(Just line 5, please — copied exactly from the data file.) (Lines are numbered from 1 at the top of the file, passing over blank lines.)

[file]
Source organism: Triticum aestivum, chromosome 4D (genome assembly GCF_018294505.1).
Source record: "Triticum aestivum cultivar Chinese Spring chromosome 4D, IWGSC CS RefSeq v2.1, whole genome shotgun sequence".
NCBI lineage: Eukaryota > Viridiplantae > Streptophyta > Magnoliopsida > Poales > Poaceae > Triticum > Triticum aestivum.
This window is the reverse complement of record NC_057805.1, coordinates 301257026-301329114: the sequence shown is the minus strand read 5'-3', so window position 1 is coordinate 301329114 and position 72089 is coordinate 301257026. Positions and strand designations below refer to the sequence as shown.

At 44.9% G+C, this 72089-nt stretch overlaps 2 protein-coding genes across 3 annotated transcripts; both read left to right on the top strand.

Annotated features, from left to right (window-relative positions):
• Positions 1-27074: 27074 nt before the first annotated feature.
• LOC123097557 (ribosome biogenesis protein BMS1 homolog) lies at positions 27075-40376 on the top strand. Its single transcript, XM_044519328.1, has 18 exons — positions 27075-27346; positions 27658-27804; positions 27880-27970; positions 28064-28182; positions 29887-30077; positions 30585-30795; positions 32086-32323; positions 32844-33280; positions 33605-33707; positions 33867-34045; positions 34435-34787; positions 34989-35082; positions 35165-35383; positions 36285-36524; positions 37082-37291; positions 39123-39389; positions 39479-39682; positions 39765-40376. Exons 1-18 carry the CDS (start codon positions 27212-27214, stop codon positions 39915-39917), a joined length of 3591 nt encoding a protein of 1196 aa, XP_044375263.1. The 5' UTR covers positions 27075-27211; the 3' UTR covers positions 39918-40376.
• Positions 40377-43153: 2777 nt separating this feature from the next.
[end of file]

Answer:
At 44.9% G+C, this 72089-nt stretch overlaps 2 protein-coding genes across 3 annotated transcripts; both read left to right on the top strand.